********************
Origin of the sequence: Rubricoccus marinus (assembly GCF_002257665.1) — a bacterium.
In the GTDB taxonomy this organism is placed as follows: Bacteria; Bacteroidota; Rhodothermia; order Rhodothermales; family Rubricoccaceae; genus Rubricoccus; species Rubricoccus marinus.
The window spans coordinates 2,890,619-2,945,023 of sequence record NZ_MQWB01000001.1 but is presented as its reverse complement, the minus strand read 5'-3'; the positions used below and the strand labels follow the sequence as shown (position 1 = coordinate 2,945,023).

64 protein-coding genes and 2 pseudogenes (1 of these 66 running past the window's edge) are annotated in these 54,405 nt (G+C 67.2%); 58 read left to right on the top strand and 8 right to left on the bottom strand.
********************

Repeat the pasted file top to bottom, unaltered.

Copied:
Origin of the sequence: Rubricoccus marinus (assembly GCF_002257665.1) — a bacterium.
In the GTDB taxonomy this organism is placed as follows: Bacteria; Bacteroidota; Rhodothermia; order Rhodothermales; family Rubricoccaceae; genus Rubricoccus; species Rubricoccus marinus.
The window spans coordinates 2,890,619-2,945,023 of sequence record NZ_MQWB01000001.1 but is presented as its reverse complement, the minus strand read 5'-3'; the positions used below and the strand labels follow the sequence as shown (position 1 = coordinate 2,945,023).

64 protein-coding genes and 2 pseudogenes (1 of these 66 running past the window's edge) are annotated in these 54,405 nt (G+C 67.2%); 58 read left to right on the top strand and 8 right to left on the bottom strand.